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SAP France, filiale de SAP SE, supervise toutes les opérations en France.(Bloomberg) -- Credit Suisse AG will pay $135 million to resolve currency-manipulation allegations by New York’s banking regulator, the latest echo from authorities’ long-running scrutiny of foreign-currency trading at big banks.Traders at the Zurich-based bank, prodded by executives in some cases, shared information about clients’ currency orders, talked to traders from other banks and in some instances front-ran customer orders in an effort to boost the bank’s own profits, New York’s Department of Financial Services said as it announced a settlement on Monday.‘Last Look’ The consent order also describes how the bank used its trading platform’s “last look” function -- a feature that typically lets banks pull out of trades as a defense against sophisticated currency speculators -- to abort legitimate currency trades from regular customers when those trades might go against the bank.When those trades were rejected by the bank, customers were notified only that “An error occurred -- please contact Credit Suisse.” The customers weren’t told that their trades were rejected because they would have been profitable for the bank, according to the New York regulator.It will take a pre-tax charge of about $135 million in its fourth quarter.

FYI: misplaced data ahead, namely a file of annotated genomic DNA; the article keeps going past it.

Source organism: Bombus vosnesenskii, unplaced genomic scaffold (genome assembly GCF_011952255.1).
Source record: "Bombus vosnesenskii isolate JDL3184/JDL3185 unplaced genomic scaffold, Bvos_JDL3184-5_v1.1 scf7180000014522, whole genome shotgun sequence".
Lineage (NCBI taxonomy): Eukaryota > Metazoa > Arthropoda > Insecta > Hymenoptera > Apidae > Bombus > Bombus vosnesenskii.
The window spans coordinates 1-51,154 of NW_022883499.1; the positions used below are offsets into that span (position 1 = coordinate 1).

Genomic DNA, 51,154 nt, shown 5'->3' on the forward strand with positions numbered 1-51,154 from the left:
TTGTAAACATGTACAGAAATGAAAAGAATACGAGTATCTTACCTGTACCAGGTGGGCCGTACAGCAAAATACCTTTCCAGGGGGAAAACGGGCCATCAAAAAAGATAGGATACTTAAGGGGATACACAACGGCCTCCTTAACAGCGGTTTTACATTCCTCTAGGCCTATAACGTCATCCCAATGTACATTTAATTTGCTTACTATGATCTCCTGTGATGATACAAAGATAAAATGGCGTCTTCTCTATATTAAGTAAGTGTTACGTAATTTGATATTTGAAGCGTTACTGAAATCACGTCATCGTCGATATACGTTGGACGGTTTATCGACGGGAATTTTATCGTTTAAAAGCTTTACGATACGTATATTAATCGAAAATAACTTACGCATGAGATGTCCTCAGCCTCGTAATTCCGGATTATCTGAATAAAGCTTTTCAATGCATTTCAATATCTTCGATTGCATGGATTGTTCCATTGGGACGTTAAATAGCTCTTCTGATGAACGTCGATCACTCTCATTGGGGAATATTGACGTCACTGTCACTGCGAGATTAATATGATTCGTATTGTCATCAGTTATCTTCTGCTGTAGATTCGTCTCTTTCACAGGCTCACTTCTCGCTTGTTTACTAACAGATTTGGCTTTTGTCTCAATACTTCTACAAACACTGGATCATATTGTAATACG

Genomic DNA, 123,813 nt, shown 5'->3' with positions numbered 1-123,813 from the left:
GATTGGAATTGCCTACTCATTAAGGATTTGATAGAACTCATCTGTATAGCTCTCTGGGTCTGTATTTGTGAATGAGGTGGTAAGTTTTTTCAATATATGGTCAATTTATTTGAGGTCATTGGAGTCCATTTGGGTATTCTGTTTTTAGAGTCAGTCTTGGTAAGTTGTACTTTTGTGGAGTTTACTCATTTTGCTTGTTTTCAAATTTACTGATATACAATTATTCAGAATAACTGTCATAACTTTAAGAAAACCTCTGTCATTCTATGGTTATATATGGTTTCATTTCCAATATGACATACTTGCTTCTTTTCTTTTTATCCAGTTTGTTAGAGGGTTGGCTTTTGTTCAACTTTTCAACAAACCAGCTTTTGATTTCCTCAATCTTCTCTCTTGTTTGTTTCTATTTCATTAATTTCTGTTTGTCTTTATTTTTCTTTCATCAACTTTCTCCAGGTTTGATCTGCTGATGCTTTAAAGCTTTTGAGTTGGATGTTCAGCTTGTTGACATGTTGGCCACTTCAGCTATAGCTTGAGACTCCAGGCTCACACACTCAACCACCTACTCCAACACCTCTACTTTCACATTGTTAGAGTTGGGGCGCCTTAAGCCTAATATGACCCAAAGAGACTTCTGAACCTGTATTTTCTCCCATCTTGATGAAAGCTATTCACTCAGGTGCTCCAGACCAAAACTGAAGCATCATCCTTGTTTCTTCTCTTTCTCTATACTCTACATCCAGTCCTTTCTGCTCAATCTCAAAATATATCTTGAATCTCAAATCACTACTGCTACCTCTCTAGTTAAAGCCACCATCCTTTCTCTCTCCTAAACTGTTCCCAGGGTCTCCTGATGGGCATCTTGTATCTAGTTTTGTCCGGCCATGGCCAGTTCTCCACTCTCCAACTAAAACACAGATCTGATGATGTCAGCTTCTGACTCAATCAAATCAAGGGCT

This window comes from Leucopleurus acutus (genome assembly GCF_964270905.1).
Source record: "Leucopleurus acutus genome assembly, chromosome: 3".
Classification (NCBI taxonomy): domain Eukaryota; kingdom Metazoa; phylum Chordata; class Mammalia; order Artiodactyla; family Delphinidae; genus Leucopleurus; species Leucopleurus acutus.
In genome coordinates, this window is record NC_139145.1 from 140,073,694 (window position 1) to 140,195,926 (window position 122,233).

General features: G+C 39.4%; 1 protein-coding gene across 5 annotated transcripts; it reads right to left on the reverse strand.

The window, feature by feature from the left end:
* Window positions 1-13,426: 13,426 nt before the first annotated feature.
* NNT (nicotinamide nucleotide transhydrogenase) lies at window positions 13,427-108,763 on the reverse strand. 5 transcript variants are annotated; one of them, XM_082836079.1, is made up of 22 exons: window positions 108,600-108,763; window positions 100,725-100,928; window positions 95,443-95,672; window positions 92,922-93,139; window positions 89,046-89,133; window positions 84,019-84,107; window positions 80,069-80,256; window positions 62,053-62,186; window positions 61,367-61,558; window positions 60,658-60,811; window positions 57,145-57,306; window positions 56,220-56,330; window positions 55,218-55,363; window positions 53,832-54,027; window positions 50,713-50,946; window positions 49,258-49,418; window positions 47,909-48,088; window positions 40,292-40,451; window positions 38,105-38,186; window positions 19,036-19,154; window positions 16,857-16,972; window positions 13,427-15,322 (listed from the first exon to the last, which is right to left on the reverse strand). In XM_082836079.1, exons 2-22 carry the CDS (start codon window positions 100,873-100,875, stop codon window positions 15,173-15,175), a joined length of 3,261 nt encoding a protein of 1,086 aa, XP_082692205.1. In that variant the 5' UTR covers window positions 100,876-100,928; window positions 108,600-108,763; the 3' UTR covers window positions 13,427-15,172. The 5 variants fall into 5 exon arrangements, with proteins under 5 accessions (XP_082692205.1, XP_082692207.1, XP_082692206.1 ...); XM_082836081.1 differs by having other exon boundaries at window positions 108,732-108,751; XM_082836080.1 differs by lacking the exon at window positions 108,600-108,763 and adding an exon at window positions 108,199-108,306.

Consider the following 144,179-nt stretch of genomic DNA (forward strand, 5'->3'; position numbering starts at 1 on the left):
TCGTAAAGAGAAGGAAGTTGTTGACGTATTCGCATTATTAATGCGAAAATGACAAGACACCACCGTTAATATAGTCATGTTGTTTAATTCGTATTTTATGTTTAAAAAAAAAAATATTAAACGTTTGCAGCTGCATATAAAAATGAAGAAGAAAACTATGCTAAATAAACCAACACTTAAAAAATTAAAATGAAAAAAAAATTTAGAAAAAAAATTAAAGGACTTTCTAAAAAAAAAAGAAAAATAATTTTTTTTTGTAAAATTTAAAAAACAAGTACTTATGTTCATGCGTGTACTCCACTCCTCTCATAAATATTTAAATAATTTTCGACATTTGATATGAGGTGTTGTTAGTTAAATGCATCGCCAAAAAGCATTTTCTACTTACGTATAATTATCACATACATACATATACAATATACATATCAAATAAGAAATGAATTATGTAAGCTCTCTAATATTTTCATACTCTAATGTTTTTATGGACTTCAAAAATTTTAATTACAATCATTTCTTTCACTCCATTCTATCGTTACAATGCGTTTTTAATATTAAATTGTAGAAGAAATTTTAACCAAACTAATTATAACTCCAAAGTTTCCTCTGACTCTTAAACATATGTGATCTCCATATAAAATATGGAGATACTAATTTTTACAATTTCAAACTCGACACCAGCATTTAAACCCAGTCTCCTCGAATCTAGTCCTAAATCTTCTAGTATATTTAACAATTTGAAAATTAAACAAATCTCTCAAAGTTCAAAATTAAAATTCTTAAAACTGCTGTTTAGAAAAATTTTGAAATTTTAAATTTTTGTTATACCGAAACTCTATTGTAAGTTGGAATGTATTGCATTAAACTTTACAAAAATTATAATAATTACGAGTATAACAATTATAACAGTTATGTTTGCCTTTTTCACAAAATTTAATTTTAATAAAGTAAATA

While the bank signed off on DFS’s consent order, it neither admitted nor denied wrongdoing.

Trading by Cartel members was also at the core of a 2015 settlement with the U. Justice Department in which six banks pleaded guilty and agreed to pay $5.8 billion.

The New York regulator’s settlement with Credit Suisse grew out of its look into electronic trading platforms at large banks chartered in New York, including Deutsche Bank AG, Societe Generale SA, Goldman Sachs Group Inc. The DFS reached a $485 million settlement with Barclays in late 2015. Credit Suisse, as part of its New York settlement, agreed to hire an outside consultant to review its practices.

Credit Suisse’s traders also shared confidential information about foreign exchange orders placed by a customer of another bank they referred to as “Satan.” By sharing this customer’s orders or positions, they helped the bank’s traders maximize their profits, the DFS said.

Another scheme was described as “building ammo,” which meant that traders at Credit Suisse and other banks agreed to designate one of their own to handle all of the banks’ forex trades around a fixing window.

In early 2012, one executive from the e FX platform wrote that it was a priority to “Improve order front running,” according to the DFS.